It is for this reason that we celebrate the biblical feasts as an experience. When celebrating the Passover, we sit with our children and let them taste and feel the feast.

Another example is Sukkot, the Feast of Tabernacles. God commanded us to sit in tabernacles for seven days, so that our children will “feel” it.

During the Passover, our children taste the maror (bitter herbs), the bitterness of our life in Egypt. They eat matzah (unleavened bread) for a week, so they will understand that the children of Israel had to leave Egypt in haste, and the dough had no time to rise.

From history we learn the answer to the important question: Why did God command to celebrate the Passover, the Feast of Tabernacles, or the Shabbat?

God commanded us to keep the holidays in a certain way, because it is the best way to preserve our collective memory through the generations.

The book of Exodus begins with forgetting. The new Pharaoh did not know Joseph, he did not remember who Joseph was. But we, the descendants of Jacob, until today – we still remember.

We remember because God commanded us to remember and to teach our children. So that they will remember as well.

If we want our society to be a moral one, we have to create a common ground, a common story – and be a part of this story. We need to understand who we are, where we came from, and what our purpose is in this world.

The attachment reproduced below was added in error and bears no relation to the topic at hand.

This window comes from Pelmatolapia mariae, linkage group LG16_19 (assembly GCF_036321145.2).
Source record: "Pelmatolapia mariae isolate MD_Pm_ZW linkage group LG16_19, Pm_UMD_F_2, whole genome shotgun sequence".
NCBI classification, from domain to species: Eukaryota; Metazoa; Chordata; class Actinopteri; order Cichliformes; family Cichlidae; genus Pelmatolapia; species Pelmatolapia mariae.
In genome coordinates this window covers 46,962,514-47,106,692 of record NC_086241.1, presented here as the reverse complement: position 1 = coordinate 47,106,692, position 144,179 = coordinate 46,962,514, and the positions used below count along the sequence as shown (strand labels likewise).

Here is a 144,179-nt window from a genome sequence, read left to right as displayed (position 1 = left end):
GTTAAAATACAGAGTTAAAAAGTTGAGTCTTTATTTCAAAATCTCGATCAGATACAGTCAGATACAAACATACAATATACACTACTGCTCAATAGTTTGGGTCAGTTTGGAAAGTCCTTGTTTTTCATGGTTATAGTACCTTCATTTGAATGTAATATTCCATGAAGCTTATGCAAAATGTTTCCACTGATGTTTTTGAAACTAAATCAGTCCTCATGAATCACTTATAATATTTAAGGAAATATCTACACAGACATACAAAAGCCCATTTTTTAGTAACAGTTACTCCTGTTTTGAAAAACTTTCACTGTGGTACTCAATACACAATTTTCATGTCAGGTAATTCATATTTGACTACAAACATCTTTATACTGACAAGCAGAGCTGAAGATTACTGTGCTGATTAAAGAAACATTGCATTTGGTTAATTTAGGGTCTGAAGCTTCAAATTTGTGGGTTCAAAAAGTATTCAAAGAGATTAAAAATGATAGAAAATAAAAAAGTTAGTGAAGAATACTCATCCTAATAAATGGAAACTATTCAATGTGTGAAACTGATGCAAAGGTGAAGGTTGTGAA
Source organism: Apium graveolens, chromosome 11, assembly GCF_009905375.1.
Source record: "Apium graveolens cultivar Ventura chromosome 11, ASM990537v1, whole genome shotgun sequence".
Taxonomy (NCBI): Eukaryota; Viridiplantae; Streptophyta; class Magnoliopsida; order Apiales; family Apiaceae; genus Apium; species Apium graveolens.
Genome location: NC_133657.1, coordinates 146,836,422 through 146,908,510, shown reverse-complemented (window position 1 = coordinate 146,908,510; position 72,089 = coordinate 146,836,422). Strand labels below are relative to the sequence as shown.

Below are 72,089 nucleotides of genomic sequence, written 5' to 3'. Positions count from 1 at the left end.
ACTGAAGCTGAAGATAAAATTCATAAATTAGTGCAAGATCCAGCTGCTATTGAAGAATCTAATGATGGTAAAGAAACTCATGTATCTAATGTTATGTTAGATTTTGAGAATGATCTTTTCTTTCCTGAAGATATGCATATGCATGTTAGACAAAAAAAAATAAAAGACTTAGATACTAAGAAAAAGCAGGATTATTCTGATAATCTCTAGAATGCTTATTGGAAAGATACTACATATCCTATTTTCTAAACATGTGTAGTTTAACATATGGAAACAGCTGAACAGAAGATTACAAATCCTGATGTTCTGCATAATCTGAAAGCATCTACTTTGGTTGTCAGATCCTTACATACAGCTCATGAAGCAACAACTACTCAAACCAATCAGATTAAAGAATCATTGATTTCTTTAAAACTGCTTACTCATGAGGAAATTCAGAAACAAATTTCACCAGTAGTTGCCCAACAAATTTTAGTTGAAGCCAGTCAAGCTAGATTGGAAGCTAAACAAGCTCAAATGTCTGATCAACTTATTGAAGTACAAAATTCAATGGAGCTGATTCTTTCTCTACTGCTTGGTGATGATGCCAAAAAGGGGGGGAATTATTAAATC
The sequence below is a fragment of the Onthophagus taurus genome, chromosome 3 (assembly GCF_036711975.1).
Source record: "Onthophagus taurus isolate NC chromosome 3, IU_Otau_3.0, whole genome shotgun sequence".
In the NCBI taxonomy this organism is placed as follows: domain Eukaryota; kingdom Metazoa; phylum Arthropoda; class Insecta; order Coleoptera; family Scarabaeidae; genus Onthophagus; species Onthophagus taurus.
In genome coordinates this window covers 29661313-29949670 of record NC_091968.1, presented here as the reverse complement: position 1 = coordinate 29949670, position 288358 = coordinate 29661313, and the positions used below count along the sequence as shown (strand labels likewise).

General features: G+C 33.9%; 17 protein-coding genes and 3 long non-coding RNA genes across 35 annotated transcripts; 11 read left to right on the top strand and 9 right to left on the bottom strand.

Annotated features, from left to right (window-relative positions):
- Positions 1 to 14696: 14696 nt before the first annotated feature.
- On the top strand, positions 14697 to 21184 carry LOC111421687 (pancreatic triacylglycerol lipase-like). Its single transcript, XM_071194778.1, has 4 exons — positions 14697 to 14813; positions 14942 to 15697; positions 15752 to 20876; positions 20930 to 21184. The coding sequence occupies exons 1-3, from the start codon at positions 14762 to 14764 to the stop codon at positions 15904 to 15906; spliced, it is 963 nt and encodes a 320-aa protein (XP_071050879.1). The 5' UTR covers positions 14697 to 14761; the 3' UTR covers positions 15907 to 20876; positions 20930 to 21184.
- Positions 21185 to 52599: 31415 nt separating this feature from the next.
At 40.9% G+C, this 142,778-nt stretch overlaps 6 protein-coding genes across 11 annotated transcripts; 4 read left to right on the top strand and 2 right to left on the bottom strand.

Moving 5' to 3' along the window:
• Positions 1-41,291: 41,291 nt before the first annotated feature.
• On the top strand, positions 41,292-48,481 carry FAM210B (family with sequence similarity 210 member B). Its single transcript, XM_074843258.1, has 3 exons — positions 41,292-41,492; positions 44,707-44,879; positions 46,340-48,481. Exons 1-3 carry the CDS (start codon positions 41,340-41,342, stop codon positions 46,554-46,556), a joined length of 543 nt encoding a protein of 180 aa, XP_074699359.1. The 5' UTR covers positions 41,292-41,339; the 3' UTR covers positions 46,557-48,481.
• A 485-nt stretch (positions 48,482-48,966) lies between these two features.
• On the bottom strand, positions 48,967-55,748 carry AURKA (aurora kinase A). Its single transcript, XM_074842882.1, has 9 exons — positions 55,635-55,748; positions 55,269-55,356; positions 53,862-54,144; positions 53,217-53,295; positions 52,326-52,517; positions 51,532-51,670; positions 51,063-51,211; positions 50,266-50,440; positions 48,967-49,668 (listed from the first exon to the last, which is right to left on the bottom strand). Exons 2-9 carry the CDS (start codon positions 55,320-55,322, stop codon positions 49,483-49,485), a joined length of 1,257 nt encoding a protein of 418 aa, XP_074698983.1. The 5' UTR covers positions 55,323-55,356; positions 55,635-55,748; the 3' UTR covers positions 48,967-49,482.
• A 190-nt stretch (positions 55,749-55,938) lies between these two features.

Our story begins with God’s outstretched arm, with hope and freedom. We tell our children about our responsibilities, our hope, and our redemption.

Happy Passover!

Joseph Shulam: Introduction to Passover [2018]

Welcome to the first of three teachings that Joseph Shulam has prepared for this Passover. In it, he addresses the placement of Passover within the Jewish calendar, how Passover represents God’s act of salvation, and the importance of celebrating Passover not only as a Jewish holiday, but as a biblical holiday.

Joseph Shulam: The Passover Seder [2018]

Welcome to the second of three teachings that Joseph Shulam has prepared for this Passover. In this teaching, Joseph Shulam gives a description of what happens during a Passover Seder. He also addresses the importance of children in the Passover Seder, the song of Moses, and how the Passover was expressed during the Lord’s Supper in the New Testament.

Joseph Shulam: Passover in the New Testament [2018]

Welcome to third and final teaching that Joseph Shulam has prepared for this Passover. In this teaching, Joseph Shulam about our mandate as believers to celebrate Passover. He talks about Paul’s exhortation to the Corinthians to purge the leaven of sin from the community, and he reminds us how Yeshua is the sacrificial lamb of Passover.

Yehuda Bachana: A Passover Greeting From Netivyah [2018]

Read the teaching below, or watch a video of the teaching by Yehuda Bachana.

This Shabbat is the Shabbat of Passover. This holiday has several names, which I will elaborate on:

“Passover” – this name is given to the holiday because, during the plague of the death of the firstborn, God “passed over” the homes of the children of Israel.

The second name is the “Festival of Matzot.” This name comes from the matzot which are ​​eaten during the holiday, and they remind us of the bread of affliction that our forefathers ate during the Exodus.

The third name is the “Holiday of Freedom,” and it is called as such because in this holiday, the people of Israel went out from slavery to freedom.

The fourth name is the “Holiday of Spring,” simply because it is a holiday that falls in the springtime.

A Time to Clean Our Homes and Our Hearts

Passover is a tradition that Jewish families have honored for thousands of years.